Friday, May 30, 2008
It is also an important step for the Dynamic Language Runtime as there are now two major languages (plus Managed JScript) that run on top of it.
As well as generating the 'xap' files for deployment, it will also package them dynamically running as a server - so you can test your dynamic apps from the filesystem without having to repackage them after every change.
The new update fixes the situation where Chiron wouldn't work with Firefox (when serving locally - and mainly on the Mac) because of an IPv4 / 6 binding issue.
Wednesday, May 28, 2008
Monday, May 26, 2008
Tuesday, May 20, 2008
Monday, May 19, 2008
Sunday, May 18, 2008
Friday, May 16, 2008
Thursday, May 15, 2008
Friday, May 09, 2008
standalone desktop Silverlight applications.
Thursday, May 08, 2008
Wednesday, May 07, 2008
OpenTK needs no setup. It runs on Linux and Windows and works with all .Net languages, like C#, VB.Net and IronPython. Best of all, it is - and will remain! - free for both commercial and non-commercial projects.
This is OpenGL like you've never seen it before.
Tuesday, May 06, 2008
In order to use a similar API, Harry has written a module called 'ipypulldom' that wraps .NET functionality:
Monday, May 05, 2008
- Amazon SimpleDB (AWS) with IronPython and Resolver One
- IronPython in Action Progress (with WMI Example)
- Resolver One 1.1.1 Features Announced
- Resolver One and the Python Magazine
The second screencast has also just been added to ShowMeDo:
Intro to the IronPython Flying Circus
A 200 level presentation by Sarah Dutkiewicz
Come see taunts with an outrageous French accent, knights who say Ni,
Vikings who like Spam, and lumberjacks who like to press wildflowers as we
explore some basics behind IronPython, the .NET implementation of the
Python programming language.
We’re pleased to announce the release of IronPython 2.0 Beta 2. In addition to the usual bug fixes (~25 reported on CodePlex and ~50 reported internally), this release has been partially focused on improving the performance of IronPython, in particular startup perf. Another focus of this release was improving upon our traceback support which had regressed quite a bit in 2.0B1 and had largely been broken in the 2.0 Alphas. Our traceback support should now be superior to that of IronPython 1.1!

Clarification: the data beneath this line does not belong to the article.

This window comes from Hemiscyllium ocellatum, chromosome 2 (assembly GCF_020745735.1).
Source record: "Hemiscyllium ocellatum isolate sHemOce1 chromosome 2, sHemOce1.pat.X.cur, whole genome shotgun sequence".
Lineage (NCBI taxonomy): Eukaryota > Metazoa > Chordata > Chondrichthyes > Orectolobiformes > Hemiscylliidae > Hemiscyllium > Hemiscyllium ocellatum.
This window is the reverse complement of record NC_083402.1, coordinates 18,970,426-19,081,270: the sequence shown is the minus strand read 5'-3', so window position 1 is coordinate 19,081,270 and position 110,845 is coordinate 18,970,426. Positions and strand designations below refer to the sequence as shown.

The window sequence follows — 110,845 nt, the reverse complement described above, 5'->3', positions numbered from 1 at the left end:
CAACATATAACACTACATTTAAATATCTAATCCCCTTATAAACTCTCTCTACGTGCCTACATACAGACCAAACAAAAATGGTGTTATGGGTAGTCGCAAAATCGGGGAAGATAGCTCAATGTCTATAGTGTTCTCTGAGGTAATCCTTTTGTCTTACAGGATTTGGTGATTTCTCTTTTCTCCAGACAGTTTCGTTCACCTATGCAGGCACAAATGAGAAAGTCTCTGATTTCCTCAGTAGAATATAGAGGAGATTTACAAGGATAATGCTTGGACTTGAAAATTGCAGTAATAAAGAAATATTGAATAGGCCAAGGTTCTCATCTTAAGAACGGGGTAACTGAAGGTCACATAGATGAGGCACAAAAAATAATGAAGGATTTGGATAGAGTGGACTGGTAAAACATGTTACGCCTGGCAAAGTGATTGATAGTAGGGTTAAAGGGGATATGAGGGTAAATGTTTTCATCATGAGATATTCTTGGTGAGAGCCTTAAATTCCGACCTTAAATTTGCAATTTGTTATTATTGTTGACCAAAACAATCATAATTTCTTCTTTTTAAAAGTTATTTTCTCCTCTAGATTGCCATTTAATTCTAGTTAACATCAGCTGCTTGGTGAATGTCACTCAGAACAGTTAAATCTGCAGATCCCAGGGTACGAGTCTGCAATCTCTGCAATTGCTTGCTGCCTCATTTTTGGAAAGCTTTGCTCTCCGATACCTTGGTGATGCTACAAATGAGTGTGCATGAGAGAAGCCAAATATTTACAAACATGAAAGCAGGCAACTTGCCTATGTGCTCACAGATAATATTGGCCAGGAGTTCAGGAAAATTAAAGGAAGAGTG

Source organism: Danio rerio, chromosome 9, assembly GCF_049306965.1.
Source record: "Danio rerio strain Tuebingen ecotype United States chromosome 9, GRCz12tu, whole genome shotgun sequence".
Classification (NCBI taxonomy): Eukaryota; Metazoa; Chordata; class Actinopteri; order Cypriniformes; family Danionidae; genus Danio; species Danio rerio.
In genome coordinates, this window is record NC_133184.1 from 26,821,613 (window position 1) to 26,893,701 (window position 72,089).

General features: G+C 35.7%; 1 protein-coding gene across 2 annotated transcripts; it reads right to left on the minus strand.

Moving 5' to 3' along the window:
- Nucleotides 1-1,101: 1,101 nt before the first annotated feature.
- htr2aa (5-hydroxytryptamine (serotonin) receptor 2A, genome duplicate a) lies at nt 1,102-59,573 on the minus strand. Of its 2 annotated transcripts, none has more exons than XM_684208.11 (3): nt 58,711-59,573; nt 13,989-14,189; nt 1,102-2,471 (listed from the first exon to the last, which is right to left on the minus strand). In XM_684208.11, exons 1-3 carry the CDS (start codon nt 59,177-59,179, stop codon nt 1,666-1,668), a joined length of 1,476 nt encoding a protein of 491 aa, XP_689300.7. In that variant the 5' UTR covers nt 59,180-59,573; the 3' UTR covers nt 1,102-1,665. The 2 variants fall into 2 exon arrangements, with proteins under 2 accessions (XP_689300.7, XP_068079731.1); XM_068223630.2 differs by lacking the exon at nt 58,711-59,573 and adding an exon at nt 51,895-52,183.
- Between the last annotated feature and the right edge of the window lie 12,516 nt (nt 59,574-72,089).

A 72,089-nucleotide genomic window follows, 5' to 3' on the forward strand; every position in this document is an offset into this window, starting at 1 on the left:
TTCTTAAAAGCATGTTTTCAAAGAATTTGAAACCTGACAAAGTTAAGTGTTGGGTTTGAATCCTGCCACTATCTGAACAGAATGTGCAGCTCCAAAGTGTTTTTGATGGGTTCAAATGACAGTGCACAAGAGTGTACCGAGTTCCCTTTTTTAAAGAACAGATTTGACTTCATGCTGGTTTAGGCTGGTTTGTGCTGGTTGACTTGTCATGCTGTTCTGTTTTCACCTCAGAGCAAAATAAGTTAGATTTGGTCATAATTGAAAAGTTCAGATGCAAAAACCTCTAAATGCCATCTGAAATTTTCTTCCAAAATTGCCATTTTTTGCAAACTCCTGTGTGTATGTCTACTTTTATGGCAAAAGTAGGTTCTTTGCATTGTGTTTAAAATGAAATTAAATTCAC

We’ve also made a minor change to our packaging by adding a Microsoft.Scripting.Core.dll in addition to the Microsoft.Scripting.dll that’s been around since the start of 2.0. We are doing this purely as an architectural layering cleanup. Microsoft.Scripting.Core contains DLR features that are essential to building dynamic languages. Microsoft.Scripting will contain language implementation helpers that can either be re-used (e.g., BigInts) or copied (possibly e.g., the default binder). This process is all about our work to get the DLR architecture right and shouldn’t have any noticeable IronPython impact except that there’s now one more DLL to include in any package.
Jimmy Schementi has posted a very thorough (if slightly belated) explanation of why those changes were made, including explaining some of the details of packaging dynamic applications for Silverlight 2.0.
DIC is an interactive environment for working with SAP Business 1 through the COM API:
why he wrote DIC:
If you have been involved with SAP Business One implementation projects, I'm sure you have at some point faced a situation where you needed to quickly modify a large amount of records in the customer's database. Here are some real-world examples from my past projects:
- Change the default warehouse for 2,000 items in the database
- Remove 4,000 items that were imported with an incorrect item number
- Remove a few thousand items (from a total item count of 50,000) that have not been used in any transaction
- Copy the account settings from one itemgroup to all the rest of the item groups (about 200 of them)
Being familiar with relational databases, I've pretty often found myself mumbling something like this:
"Dude, if they just would allow me to run a simple SQL update query in the database. This task would be completed in a few seconds."
Well, this is prohibited by SAP for rather obvious reasons. We need to get by with somewhat less powerful tools. (! *cough*)
I chose Python as the language of DIC because Python has a very clear, human-readable syntax and it also lets you interact with live objects as you build your code.